• Like any good guest, a grandparent should not criticize the nanny if a disagreement arises with the nanny’s methods. Perhaps she props the baby’s bottle and the grandparent finds this intolerable. Grandparents should discuss these concerns with the parents. The nanny may have good reason for her actions. The child may have reflux, or perhaps she needed to both feed the baby and chase the toddler.  The nanny can be helpful in these circumstances by talking aloud about what she is doing and why.
  • The grandparent can offer assistance and can help if the offer is well received, but is not the master of the house. The nanny should give clear and specific instructions to the grandparents about how they can be helpful, this will lessen tension.
  • Grandparents and the nanny should be open to discussions about changes in parenting trends and the environment.  The more the grandparent understands the parameters of the family environment, the more s/he can be a person the nanny might want to consult. For example, while the grandmother may have limited her children’s’ TV time, the parent and nanny are managing a much more diverse array of screens and their potential dangers. Nannies and grandparents can discuss these issues, but not dispute each other’s opinions.

Adults will differ on what they consider the best way to navigate any child-rearing issue. None of us knows the absolute best way to bring up a child. Everyone makes frequent decisions on the continuum between discipline and mercy, between routine and spontaneity, and between keeping the peace for the moment and teaching a lesson for the future.

Nannies and grandparents must use sensitivity and put themselves in each other’s places. Both are supporting actors and essential to the wellbeing of the children. The grandparents will do well to assure that they are not villains who enter, take center stage, create turmoil and leave. The nanny, like all good actresses, must play her part but leave room on the stage for the grandparents as well.


WhoDecides1Parents and grandparents are often confused about their roles. The conventional wisdom for grandparents is “Do not give unsolicited advice. Do not interfere.”

 When grandparents babysit, the parents expect them to follow the parents’ rules. However, as any good boss knows, when delegating a task you get the best results when you also delegate responsibility. Interacting with babies and children does not always follow a script. Events happen; moods change. The variables are not constant. If a babysitter, whether they are a grandparent or a hired person, is to do a good job, they have to have leeway to use their judgment. Too often, parents rage at the grandparents if they do not follow their directions to the letter, when in fact what parents should want is their parents to follow the spirit of their advice. Thus, if a parent says “no TV,” for example, the grandparents should honor that. However, should the grandparent become hurt physically or perhaps if the child is hurt, it might be necessary to assure the child’s safety by allowing some carefully-chosen TV for a short while.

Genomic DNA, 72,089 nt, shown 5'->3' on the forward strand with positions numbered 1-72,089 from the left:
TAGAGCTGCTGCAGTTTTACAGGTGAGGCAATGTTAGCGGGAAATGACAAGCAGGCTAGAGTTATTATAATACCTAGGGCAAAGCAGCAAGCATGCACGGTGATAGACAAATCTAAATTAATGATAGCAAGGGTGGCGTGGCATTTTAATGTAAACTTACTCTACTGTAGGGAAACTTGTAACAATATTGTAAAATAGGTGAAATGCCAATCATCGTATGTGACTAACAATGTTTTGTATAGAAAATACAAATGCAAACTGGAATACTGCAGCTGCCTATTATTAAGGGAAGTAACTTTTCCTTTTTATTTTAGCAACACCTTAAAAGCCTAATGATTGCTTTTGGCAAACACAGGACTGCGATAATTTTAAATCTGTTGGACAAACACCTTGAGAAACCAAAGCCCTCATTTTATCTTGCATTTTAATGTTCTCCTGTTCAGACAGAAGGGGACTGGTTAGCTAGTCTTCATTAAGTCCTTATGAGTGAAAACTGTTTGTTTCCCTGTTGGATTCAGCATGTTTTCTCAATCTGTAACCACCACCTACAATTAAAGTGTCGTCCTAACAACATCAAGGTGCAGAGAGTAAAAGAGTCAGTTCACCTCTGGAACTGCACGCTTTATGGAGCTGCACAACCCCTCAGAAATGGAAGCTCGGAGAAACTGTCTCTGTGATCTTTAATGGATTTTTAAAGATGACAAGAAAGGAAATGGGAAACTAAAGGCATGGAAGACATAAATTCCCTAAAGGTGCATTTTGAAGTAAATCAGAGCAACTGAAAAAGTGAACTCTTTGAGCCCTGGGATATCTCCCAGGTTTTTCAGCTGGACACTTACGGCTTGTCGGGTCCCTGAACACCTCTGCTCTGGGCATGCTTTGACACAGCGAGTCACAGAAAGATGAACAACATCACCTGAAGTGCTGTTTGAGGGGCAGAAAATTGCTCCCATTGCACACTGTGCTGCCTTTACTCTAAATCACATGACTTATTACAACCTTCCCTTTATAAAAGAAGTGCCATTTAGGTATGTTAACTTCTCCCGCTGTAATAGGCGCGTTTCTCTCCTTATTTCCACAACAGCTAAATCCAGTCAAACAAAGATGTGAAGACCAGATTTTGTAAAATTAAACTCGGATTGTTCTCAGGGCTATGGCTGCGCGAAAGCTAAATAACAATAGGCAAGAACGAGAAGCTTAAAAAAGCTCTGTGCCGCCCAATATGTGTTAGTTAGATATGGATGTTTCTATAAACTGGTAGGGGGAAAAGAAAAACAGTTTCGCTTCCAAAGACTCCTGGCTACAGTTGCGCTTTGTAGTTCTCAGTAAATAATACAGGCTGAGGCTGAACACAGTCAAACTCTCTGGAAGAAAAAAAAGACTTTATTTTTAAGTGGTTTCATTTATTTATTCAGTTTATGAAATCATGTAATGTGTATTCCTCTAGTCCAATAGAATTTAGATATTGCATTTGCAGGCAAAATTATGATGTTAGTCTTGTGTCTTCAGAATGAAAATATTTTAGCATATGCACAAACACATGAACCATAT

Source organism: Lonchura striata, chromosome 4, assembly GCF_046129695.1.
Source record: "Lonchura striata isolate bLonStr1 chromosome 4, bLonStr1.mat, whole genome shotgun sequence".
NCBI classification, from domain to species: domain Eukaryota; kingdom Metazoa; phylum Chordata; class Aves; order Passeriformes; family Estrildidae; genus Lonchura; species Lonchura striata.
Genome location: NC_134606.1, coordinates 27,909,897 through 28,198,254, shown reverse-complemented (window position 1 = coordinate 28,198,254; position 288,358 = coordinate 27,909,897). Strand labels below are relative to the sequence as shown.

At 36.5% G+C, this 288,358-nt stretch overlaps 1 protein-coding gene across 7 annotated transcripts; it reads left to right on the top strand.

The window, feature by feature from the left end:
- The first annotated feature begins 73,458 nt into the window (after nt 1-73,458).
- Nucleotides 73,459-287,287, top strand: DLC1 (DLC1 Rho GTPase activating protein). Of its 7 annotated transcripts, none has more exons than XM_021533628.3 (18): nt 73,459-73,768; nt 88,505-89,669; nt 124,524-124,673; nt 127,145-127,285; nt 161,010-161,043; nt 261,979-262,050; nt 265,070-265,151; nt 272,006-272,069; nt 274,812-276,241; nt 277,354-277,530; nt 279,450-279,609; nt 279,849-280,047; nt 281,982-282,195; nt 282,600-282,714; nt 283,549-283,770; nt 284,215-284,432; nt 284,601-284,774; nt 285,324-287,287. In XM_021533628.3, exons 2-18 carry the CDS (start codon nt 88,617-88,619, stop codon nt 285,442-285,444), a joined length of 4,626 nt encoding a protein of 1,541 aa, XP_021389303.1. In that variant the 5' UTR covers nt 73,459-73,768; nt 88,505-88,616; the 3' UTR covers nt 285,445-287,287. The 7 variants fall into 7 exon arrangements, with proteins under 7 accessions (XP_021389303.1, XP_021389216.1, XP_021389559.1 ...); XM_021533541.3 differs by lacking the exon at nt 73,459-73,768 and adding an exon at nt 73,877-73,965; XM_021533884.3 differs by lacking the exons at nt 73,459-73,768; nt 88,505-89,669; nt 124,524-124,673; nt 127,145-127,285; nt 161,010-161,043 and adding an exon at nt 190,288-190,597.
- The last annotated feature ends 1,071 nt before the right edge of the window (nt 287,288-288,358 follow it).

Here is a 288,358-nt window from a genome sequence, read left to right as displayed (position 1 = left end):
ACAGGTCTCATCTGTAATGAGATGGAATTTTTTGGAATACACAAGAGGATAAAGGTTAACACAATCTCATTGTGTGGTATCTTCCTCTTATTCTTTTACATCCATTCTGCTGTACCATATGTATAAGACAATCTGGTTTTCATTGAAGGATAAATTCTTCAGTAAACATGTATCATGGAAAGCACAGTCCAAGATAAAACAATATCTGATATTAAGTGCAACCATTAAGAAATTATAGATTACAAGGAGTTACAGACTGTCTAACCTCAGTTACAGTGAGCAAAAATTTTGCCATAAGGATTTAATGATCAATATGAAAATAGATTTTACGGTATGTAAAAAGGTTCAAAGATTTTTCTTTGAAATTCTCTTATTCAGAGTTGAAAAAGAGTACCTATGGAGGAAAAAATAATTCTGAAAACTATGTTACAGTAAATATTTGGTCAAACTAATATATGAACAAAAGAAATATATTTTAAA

When I was rearing children, the conventional wisdom was that playpens were bad. However, when one of my toddlers hurt themselves, I would plunk the baby in the playpen to assure his or her safety. Asking grandparents to leave their judgment at the door when they babysit is a waste of resources.

 On the other hand, sometimes studies bring new knowledge that grandparents do need to follow religiously. It is not enough for grandparents to say “In my day . . .” Not everything from their days as parents still applies.

 For example, in the past, parents were told to put babies to sleep on their stomachs. Studies seem to show now that putting babies to bed on their backs reduces the incidents of Sudden Infant Death Syndrome (SIDS). Clearly, anything anyone can do to reduce the incidents of SIDS should be done, whether by grandparents or parents.

 Often, however, the studies about childrearing enter the public arena in a very condensed form. For example, we hear that screen time is terrible for children and will fry their brains. But when you read the studies, they are actually more nuanced. Long stretches of screen time may result in problems, but a minute here or there to calm a child has not been proven to be damaging. Also, television as an interactive activity that leads to learning and discussion can actually be beneficial to small children.

 While parents need to respect grandparents’ judgment, grandparents must also recognize that their children have 24/7 responsibility for the grandchildren. Therefore, the parents are the “deciders.” It seems simple, but all human relationships are complex. They need understanding, discussion and guidelines, not rigid rules. Besides, parents and grandparents model good communication skills for the grandchildren when they respect each other enough to try to understand each other’s behaviors.